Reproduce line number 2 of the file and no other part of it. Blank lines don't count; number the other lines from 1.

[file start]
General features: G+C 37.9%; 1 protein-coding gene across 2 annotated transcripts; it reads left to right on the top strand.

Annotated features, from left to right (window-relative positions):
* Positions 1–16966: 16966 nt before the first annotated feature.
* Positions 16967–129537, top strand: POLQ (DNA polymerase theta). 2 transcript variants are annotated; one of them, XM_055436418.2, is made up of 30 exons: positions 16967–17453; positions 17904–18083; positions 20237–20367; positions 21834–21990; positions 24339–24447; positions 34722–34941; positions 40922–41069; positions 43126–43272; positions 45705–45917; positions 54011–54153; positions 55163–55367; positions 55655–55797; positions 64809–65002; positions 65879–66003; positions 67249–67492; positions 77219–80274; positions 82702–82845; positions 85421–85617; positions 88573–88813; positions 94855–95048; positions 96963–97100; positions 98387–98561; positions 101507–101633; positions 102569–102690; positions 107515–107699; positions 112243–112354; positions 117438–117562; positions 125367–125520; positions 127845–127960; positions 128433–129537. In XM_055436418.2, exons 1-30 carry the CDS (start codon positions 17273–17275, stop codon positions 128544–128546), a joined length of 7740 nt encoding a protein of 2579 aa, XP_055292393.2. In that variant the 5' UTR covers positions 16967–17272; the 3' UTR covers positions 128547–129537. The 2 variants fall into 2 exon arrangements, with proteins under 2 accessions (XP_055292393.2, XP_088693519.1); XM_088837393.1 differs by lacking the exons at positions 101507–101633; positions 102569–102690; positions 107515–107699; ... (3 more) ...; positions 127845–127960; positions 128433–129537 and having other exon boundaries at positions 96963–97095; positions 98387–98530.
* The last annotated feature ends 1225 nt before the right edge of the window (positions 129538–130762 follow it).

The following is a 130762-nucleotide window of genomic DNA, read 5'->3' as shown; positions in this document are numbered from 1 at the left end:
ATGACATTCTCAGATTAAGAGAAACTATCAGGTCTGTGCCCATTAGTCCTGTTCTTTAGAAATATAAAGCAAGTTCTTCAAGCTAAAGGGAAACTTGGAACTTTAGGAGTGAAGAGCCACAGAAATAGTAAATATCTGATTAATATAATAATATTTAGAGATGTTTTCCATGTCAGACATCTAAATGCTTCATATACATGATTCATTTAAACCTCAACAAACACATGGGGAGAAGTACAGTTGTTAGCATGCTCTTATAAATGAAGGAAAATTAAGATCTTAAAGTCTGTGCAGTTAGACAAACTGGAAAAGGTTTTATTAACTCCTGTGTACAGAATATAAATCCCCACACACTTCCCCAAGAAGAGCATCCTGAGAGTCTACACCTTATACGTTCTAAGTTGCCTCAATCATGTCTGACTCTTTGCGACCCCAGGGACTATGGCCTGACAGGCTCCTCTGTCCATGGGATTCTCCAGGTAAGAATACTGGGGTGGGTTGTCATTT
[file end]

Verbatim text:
Annotated features, from left to right (window-relative positions):